Over the last few weeks I’ve been beta reading a YA novel for a good writer friend of mine. After reading the first few of chapters, I  come to the conclusion that I didn’t like the protagonist. In fact, my dislike was such that, if I were reading for enjoyment only, I would have put the book down. My first thought was that the character needed to be made more likeable. However, as I read on, I realised that my response was unfair. And by the time I reached the end of the book, I had come to the conclusion that I was wrong to suggest that the character should be changed in any way.

Did I come to love the character? No. Not at all.

But I did realise why I didn’t like the character.

The protagonist of this purposely unnamed book is purely reactive. The character at no point takes charge, develops a plan, or takes any action that isn’t directly prompted by another character. And, put simply, I don’t like purely reactive characters any more than I like purely reactive people. But that’s not to say that reactive characters are bad. There are plenty of stories with reactive (or even passive) protagonists, and the “passive character takes control of her own life” trope is a very familiar one. It’s just not one that I personally enjoy.

But my enjoyment, or lack thereof, is not a stain on the writing in this YA novel. The protagonist is consistent throughout the story, has a distinctive voice, and is so authentic that I’m pretty sure this person is living their own life in an alternate dimension somewhere. (Or possibly New Zealand.) And, really, isn’t that what we’re all aiming for with our characters: consistency, distinctiveness and authenticity?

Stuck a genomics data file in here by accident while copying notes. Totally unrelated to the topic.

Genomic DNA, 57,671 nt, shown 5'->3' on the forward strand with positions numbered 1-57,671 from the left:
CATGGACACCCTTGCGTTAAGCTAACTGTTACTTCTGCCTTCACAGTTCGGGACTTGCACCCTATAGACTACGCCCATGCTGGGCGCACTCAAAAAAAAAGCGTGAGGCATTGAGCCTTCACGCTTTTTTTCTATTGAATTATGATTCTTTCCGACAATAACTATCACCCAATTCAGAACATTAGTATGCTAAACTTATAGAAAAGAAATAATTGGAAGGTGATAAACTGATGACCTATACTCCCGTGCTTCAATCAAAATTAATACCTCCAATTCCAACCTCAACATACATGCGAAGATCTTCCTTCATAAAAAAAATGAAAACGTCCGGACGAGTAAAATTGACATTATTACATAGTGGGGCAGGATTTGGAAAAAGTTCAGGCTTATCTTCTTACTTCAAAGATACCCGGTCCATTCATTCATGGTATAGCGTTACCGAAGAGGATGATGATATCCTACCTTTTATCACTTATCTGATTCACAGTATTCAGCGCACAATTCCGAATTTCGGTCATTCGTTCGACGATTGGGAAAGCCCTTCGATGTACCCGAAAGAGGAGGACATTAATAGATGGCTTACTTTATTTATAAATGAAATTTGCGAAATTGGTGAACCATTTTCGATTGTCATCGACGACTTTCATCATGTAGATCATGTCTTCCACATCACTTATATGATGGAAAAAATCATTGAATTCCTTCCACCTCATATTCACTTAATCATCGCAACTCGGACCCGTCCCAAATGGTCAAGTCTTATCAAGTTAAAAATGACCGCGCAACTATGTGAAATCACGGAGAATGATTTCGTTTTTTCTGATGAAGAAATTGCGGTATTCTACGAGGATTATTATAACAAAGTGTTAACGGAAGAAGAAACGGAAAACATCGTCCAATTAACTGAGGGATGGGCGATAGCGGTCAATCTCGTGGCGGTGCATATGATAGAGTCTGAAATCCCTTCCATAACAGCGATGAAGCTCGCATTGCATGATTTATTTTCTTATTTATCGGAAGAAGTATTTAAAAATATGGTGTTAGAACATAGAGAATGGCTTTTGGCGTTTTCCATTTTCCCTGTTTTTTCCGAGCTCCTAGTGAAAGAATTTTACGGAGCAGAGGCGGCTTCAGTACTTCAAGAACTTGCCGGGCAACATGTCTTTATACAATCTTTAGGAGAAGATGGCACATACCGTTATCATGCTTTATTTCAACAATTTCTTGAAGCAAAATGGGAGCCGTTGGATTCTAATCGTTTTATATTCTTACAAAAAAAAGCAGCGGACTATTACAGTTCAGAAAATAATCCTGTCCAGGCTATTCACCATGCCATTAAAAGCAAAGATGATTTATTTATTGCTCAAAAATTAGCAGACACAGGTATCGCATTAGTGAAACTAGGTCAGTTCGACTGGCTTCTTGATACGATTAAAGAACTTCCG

My dislike of the character was purely subjective. It’s not up to the author to change the character to suit me.  The only reason the author should consider making any changes is if the intention was to have a proactive rather than reactive character. 

As a writer, sometimes it’s hard to see our characters the same way other people see them. To us, they’re perfect works of art, even more endearing for their faults and flaws. And it can be hard to tell whether they’re being proactive or reactive when there’s a mad slasher or serial killer hunting down all their friends and family (mwah ha ha ha ha!). So, here are some questions you may like to consider if you’d like to determine where in the reactive-proactive spectrum your character fits.